"9-A. Where by an application for interim relief is sought or is sought to be set aside in any suit and objection to jurisdiction is taken, such issue to be decided by the Court as preliminary issue at hearing of the application. (1) If, at the hearing of any application of granting or setting aside an order granted any interim relief, whether by way of injunction, appointment of a receiver of otherwise, made in any suit, an objection for the jurisdiction of the court to entertain such suit is taken by any of the parties to the suit, the Court shall proceed to determine at the hearing of such application the issue as to the jurisdiction as a preliminary issue before granting the interim relief. Any such application shall be heard any disposed of by the Court as expeditiously as possible and shall not in any case be adjourned to the hearing of the suit.

(2) Notwithstanding anything contained in sub-section (1), at the hearing of any such application, the court may grant such interim relief as it may consider necessary pending determination by it of the preliminary issue to the jurisdiction."

34. Adverting to aforesaid aspects of Hind Rubber Industries case, learned counsel submitted that the second defendant cannot use Rule 8(5) and and adherence to the same as a garb for flouting the orders of this Court. Referring to Prithawi Nath Ram's case, learned counsel for plaintiff submitted that modification of an interim order or for that matter even vacating of an interim order cannot become an ground for defending disobedience of an interim order passed by the Court.

35. To be noted, before this Court examines the rival submissions, it is deemed appropriate to mention that a comprehensive reading of the order dated 20.12.2018 brings into sharp focus inter alia the following points:

(a) Both parties have given legal quietus to the order of this Court dated 20.12.2018.

(b) Both parties are of the view that auction should take place and moneys should be realised for the ARC and plaintiff.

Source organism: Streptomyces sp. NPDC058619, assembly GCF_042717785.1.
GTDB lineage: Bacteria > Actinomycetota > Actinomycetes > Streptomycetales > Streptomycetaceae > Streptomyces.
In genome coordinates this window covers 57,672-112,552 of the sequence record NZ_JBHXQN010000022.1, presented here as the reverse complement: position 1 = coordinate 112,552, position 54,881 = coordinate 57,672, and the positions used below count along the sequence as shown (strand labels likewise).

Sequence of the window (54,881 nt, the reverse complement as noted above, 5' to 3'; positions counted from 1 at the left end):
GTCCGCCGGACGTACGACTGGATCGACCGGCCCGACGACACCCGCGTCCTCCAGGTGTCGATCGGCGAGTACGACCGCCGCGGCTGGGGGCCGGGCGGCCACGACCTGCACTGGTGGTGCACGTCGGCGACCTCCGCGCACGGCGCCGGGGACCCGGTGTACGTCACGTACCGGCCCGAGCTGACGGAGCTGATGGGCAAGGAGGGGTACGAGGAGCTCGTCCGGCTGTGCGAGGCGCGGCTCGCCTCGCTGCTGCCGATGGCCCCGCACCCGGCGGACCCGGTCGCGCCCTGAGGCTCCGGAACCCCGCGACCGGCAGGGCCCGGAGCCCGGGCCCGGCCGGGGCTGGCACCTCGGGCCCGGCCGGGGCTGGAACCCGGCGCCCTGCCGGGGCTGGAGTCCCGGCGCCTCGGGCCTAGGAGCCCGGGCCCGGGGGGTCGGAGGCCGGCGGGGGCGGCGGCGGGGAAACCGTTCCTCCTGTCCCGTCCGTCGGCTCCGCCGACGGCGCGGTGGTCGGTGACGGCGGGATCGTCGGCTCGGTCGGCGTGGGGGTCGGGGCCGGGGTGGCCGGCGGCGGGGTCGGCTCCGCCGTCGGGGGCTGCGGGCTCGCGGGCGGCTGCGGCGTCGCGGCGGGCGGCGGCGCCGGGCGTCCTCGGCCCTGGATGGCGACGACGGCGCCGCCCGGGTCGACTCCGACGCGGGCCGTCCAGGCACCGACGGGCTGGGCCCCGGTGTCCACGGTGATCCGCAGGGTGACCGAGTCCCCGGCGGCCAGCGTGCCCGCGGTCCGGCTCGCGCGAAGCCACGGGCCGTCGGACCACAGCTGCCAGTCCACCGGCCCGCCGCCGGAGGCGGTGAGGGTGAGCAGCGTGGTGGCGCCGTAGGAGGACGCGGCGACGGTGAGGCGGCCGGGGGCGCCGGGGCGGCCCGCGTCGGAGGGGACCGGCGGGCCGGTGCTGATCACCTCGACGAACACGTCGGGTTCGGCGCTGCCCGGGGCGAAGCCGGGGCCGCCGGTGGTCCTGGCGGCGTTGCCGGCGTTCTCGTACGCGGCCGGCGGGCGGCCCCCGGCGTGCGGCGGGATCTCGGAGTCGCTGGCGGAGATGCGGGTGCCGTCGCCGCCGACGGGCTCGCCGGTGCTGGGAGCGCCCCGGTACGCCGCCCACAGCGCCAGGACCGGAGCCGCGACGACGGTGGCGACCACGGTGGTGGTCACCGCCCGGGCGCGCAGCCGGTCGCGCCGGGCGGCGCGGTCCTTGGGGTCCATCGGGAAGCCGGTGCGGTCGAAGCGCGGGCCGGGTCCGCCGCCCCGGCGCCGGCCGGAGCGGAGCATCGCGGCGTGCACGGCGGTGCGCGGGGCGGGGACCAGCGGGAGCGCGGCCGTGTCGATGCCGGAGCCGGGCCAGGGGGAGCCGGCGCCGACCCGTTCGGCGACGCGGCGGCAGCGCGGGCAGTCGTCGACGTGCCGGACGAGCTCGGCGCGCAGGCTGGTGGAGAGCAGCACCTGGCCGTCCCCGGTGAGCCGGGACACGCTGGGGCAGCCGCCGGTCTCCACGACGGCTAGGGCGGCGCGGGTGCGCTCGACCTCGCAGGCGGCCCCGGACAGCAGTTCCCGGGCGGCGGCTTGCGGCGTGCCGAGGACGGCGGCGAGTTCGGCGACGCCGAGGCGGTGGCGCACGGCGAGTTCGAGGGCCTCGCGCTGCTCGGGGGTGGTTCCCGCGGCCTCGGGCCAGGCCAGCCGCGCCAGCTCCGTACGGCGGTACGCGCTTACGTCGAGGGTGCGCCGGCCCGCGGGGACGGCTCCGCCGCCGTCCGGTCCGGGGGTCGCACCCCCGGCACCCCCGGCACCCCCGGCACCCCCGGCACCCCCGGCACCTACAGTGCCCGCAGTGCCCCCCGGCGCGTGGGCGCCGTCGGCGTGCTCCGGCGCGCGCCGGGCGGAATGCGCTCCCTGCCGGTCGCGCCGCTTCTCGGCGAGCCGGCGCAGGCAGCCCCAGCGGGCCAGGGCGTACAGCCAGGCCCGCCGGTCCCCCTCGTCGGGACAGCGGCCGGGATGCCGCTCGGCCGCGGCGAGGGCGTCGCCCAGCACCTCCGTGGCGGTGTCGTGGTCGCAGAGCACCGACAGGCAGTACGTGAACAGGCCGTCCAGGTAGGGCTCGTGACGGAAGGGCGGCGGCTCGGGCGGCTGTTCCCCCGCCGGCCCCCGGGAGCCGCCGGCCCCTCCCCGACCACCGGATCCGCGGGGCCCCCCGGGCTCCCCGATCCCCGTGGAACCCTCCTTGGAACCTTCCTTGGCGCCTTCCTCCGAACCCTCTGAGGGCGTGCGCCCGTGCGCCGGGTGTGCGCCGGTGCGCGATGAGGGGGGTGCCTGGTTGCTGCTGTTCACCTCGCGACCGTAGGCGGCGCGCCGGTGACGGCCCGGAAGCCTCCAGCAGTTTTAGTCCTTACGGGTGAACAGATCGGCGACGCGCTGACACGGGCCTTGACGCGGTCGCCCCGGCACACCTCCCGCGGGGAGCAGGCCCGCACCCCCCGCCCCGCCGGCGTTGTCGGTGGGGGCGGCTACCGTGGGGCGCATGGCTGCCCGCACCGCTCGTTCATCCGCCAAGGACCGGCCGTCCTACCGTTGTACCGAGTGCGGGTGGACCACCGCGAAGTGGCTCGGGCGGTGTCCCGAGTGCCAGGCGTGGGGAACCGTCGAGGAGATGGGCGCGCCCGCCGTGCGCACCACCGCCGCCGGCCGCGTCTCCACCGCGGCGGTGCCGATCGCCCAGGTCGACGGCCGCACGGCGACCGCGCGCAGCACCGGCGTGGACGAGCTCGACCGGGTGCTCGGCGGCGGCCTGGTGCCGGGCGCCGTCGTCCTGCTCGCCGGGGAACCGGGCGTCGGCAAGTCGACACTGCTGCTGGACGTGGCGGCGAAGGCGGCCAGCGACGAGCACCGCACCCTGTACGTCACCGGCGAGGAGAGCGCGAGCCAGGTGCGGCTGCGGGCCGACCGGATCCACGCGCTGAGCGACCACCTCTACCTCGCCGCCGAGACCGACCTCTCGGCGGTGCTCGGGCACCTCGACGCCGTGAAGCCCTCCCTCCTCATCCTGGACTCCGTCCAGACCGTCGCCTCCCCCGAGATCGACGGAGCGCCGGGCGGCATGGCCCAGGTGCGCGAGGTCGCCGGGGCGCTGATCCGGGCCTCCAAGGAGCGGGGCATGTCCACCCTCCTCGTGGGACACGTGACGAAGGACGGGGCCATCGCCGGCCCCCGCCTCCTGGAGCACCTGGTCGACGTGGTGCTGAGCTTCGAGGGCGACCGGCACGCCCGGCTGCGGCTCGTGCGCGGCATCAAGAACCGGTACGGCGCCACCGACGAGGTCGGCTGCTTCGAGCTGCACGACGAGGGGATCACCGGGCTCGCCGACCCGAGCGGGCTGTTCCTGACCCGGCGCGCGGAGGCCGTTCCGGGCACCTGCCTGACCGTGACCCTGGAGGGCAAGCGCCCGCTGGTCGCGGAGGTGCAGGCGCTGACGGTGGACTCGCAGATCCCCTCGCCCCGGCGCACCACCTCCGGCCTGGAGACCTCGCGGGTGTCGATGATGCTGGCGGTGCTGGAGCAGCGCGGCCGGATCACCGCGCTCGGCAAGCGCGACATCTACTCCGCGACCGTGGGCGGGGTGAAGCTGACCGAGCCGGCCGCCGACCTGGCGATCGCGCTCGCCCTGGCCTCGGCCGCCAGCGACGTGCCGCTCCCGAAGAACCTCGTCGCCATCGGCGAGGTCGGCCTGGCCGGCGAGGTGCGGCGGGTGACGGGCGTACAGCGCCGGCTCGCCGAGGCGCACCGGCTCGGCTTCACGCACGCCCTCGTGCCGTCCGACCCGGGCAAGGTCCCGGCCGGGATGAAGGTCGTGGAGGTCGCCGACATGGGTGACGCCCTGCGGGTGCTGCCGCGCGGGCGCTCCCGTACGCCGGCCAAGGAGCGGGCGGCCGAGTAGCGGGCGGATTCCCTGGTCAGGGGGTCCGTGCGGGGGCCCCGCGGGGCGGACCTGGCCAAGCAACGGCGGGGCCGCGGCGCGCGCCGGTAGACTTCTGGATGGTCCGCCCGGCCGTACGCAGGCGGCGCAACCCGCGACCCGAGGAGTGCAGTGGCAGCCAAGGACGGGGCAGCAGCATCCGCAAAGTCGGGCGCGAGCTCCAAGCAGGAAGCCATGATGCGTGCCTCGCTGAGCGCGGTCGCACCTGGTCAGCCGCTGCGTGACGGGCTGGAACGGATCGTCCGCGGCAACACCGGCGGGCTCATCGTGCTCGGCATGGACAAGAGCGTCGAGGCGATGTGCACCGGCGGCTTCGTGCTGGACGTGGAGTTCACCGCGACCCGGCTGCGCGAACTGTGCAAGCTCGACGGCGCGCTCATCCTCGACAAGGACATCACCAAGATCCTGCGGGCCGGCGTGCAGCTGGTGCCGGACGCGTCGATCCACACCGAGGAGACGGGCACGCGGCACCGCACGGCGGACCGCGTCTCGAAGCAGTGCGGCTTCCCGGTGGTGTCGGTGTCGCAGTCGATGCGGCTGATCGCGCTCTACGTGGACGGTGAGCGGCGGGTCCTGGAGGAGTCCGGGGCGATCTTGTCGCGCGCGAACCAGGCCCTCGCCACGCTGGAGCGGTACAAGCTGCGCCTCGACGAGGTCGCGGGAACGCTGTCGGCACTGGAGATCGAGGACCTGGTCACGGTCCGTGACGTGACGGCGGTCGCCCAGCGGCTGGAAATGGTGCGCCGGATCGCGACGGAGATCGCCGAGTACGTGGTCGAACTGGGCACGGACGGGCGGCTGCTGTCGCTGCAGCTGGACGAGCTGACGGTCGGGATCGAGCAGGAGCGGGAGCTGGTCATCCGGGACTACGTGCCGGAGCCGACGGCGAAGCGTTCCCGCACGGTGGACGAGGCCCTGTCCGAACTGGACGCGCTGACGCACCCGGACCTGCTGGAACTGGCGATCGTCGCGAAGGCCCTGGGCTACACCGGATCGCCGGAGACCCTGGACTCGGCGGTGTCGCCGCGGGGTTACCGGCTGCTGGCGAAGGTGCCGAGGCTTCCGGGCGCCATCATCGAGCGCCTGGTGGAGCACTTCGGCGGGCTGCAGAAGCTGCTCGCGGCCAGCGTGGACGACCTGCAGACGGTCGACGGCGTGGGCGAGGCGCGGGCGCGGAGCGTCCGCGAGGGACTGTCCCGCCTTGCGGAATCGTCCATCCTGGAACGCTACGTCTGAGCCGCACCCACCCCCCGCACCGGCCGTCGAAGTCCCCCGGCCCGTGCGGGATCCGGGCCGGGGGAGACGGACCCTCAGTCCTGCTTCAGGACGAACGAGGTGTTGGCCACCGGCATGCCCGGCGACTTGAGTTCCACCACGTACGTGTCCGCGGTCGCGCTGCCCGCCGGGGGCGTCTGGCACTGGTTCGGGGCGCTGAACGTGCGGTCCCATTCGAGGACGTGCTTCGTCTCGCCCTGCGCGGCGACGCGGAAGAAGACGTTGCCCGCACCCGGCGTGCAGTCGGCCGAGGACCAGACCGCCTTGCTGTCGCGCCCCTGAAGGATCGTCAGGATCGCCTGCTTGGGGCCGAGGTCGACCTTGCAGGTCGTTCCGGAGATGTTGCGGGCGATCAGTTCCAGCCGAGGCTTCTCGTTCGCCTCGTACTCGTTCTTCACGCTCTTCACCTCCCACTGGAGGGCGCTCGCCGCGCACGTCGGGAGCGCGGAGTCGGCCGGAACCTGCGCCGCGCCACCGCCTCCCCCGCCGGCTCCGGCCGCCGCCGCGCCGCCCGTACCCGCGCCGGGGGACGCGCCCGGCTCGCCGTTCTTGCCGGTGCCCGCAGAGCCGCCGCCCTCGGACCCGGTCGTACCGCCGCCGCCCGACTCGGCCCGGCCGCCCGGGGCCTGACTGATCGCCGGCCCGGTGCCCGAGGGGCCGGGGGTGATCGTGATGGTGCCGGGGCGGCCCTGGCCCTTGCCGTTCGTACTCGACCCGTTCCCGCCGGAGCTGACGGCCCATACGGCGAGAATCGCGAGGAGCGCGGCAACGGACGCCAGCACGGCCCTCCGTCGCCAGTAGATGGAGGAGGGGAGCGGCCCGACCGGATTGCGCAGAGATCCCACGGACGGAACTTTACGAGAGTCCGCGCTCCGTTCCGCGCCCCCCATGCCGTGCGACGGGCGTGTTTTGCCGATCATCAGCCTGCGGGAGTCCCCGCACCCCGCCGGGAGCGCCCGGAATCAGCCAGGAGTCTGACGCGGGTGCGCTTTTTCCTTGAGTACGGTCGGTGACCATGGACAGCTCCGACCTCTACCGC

(c) Both parties agree that order dated 13.12.2012 made by DRT in O.A.No.121 of 2011 is binding and is operating between the parties.

(d) Both parties agree that there is no ambivalence or ambiguity in the order dated 20.12.2018.

(e) Both parties agree that auction has to be conducted in accordance with the legal requirements which apply.

36. This Court now proceeds to examine the two grounds of alleged disobedience/breach, which constitute the fulcrum of the instant applications. With regard to the first count, which pertains to the note in the re-auction notice, this Court deems it appropriate to extract the note in the original auction notice on 13.08.2018. The note therein reads as follows:

'Note: In addition to the abovementioned outstanding dues, a principal amount of Rs.50,00,00,000/- (Rupees Fifty Crore Only) together with interest and costs is outstanding and payable to Hanudev Investments Private Limited by the Borrower. The immovable and movable properties being sole by way of the present e-auction shall be free from such encumbrance of Hanudev Investments Private Limited.'

37. A careful comparison of the note in the original e-auction notice dated 13.08.2018 and the note now in the re-auction notice dated 06.02.2019 brings to light the obtaining position that the second defendant in the re-auction notice has made it clear that plaintiff and the second defendant will have distribution of sale proceeds amongst themselves in accordance with the orders of the Debts Recovery Tribunal dated 13.02.2019 made in O.A.No.121 of 2011.